Contrave Approval

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Contrave®, an experimental weight loss drug, was denied FDA approval on January 31, 2011 pending a randomized study "of sufficient size and duration" to demonstrate that the cardiovascular risks of Contrave® do not exceed the obesity medication's benefits.[1][2] The drug's manufacturer, Orexigen Therapeutics, is working toward a new approval date of 2014.[3] According to Orexigen, Contrave® addresses both physiological and behavioral drivers of obesity.[4] Previous clinical trial results had shown that participants taking Contrave® for more than a year lost an average of 6.1 percent body fat. Trial participants began losing weight four weeks after beginning Contrave® and maintained their weight loss throughout the 56 weeks of the study.[5]

Flickr: Alan Cleaver
Brand name for Combination of naltrexone and buproprion[6]
Manufacturer Orexigen Therapeutics, Inc.[4]
Phone number (858) 875-8600[7]
Uses Treatment of obesity[4]
FDA Advisory Committee Meeting December 7, 2010[6]
Disclaimer The information provided by is not a substitute for professional medical advice, diagnosis, or treatment. Do not take any action based on the information on this page without consulting a physician.
Author Susan MacDowell


About Contrave

Contrave® is not a new drug, but a sustained release formulation of bupropion, an antidepressant, and naltrexone, used in the treatment of drug addiction and alcoholism.[4] According to Orexigen Therapeutics, Contrave® reduces appetite and food cravings, increases metabolism and maintains continued weight loss by reducing incidents of metabolic syndrome.

Orexigen Therapeutics, the company that manufactures Contrave®, maintains that it has been designed to work on the biological systems that control mood and appetite. Researchers believe the main reason for its clinical trial effectiveness is the use of buproprion and naltrexone in targeting different areas involved in weight loss.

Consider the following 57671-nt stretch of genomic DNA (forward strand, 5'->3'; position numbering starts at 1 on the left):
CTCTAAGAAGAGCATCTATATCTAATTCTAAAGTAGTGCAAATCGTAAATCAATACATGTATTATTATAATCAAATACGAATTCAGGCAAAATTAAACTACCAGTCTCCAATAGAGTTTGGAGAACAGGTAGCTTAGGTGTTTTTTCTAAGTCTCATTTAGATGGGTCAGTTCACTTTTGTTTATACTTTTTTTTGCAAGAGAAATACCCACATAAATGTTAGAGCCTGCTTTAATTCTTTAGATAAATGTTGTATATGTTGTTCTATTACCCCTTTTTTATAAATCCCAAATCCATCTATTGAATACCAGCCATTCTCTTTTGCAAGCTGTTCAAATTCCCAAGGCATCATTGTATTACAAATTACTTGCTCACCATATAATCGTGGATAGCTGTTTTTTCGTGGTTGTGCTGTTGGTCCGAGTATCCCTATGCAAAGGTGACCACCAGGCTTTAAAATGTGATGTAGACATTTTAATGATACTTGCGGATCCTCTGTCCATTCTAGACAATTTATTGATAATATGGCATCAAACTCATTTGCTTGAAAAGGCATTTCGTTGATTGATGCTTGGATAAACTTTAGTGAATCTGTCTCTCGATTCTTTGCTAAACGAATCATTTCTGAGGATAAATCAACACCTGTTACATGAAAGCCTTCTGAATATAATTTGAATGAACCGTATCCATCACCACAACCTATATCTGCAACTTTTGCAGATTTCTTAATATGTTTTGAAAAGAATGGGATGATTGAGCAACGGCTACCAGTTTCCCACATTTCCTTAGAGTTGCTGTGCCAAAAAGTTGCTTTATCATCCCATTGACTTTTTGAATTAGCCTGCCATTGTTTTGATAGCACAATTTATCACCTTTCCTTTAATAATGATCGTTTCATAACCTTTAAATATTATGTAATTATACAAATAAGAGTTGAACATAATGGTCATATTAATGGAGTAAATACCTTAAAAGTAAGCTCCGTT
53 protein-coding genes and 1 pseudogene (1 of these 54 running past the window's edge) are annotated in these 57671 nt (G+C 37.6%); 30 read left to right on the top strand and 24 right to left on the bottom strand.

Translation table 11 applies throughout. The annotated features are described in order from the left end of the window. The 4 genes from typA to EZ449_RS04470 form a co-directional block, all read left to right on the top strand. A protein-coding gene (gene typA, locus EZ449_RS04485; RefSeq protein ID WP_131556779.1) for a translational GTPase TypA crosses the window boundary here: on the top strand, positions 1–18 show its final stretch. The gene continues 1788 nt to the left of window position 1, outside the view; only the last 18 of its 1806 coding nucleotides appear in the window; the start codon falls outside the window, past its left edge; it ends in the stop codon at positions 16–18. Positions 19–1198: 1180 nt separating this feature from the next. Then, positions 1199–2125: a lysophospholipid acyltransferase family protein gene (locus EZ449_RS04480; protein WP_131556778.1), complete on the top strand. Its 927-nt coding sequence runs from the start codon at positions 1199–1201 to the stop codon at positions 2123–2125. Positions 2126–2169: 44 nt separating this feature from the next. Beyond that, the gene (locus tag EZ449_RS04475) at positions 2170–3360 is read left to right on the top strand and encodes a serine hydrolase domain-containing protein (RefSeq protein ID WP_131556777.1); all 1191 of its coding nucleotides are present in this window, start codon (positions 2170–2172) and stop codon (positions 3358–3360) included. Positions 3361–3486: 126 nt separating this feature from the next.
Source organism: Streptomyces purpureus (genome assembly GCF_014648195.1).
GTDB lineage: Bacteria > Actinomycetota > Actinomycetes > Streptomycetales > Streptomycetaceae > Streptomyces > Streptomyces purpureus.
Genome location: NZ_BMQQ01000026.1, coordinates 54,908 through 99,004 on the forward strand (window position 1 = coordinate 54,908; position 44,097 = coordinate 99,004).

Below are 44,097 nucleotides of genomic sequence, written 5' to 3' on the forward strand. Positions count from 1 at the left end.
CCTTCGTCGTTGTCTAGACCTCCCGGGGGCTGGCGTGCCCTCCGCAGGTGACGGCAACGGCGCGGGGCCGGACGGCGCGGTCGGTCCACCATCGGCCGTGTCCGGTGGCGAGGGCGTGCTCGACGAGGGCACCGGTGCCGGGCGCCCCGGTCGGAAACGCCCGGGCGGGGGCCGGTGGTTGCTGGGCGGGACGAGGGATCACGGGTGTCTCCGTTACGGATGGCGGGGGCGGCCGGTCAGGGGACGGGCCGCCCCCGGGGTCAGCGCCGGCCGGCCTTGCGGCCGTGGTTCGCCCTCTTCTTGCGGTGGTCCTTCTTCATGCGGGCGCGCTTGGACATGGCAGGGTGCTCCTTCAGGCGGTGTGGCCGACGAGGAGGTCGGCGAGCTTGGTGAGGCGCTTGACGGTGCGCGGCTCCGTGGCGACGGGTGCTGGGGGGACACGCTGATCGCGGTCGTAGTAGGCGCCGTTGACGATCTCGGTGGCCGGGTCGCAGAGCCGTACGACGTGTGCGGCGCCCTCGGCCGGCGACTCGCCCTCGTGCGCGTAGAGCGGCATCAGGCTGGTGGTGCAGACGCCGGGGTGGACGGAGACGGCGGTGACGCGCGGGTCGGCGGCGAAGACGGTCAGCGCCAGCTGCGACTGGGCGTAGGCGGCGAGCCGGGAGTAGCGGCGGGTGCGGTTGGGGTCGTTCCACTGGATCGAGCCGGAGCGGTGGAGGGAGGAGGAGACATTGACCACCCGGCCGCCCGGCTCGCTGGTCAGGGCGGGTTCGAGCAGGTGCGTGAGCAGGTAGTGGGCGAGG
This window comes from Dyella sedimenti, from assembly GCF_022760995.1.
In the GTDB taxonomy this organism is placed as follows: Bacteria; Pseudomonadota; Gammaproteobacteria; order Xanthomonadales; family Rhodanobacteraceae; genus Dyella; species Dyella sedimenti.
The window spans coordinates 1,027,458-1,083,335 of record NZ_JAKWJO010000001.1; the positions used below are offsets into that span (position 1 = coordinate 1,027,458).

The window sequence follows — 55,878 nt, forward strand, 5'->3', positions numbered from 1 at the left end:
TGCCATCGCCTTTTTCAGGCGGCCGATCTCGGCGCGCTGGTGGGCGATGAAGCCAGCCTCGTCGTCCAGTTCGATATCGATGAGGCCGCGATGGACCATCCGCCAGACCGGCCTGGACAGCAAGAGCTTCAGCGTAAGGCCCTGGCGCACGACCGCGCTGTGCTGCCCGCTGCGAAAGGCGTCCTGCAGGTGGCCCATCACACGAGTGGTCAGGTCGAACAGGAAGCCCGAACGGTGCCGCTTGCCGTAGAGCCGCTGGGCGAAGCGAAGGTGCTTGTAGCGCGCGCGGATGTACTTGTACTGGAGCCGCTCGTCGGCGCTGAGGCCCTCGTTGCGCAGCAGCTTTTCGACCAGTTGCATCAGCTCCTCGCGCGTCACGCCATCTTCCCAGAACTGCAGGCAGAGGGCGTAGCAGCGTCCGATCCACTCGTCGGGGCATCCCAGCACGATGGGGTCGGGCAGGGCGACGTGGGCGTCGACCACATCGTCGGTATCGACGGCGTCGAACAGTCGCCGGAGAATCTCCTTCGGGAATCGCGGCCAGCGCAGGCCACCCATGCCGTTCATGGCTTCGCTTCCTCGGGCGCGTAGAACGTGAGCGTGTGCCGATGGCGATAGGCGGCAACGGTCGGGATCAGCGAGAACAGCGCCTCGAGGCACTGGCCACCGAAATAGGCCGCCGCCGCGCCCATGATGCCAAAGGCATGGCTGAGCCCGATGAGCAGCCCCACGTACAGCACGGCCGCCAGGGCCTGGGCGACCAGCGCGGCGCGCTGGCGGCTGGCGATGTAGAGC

Naltrexone has been used to treat opioid addiction since 1984. In 1995, it was used to treat alcoholism as well. Naltrexone blocks opioid receptors to the brain and inhibits the reinforcement of addictive substances. It has also been shown to alter the taste of food.

Bupropion has been used to treat depression since 1985. In 1997, trials experimented with its use in the process of assisting smokers to stop smoking cigarettes. Bupropion also appears to be an effective appetite suppressant, and in increasing energy levels. A noted side effect of bupropion is weight loss.


Contrave Side Effects

Some of the potential side effects reported during the Contrave® clinical trials are:

  • mild to moderate nausea
  • headaches
  • constipation

Contrave FDA Approval Process

  • March 31, 2010: Orexigen Therapeutics submits a New Drug Application (NDA), seeking approval to market Contrave® in the United States[6]
  • June 1, 2010: FDA accepted the NDA[6]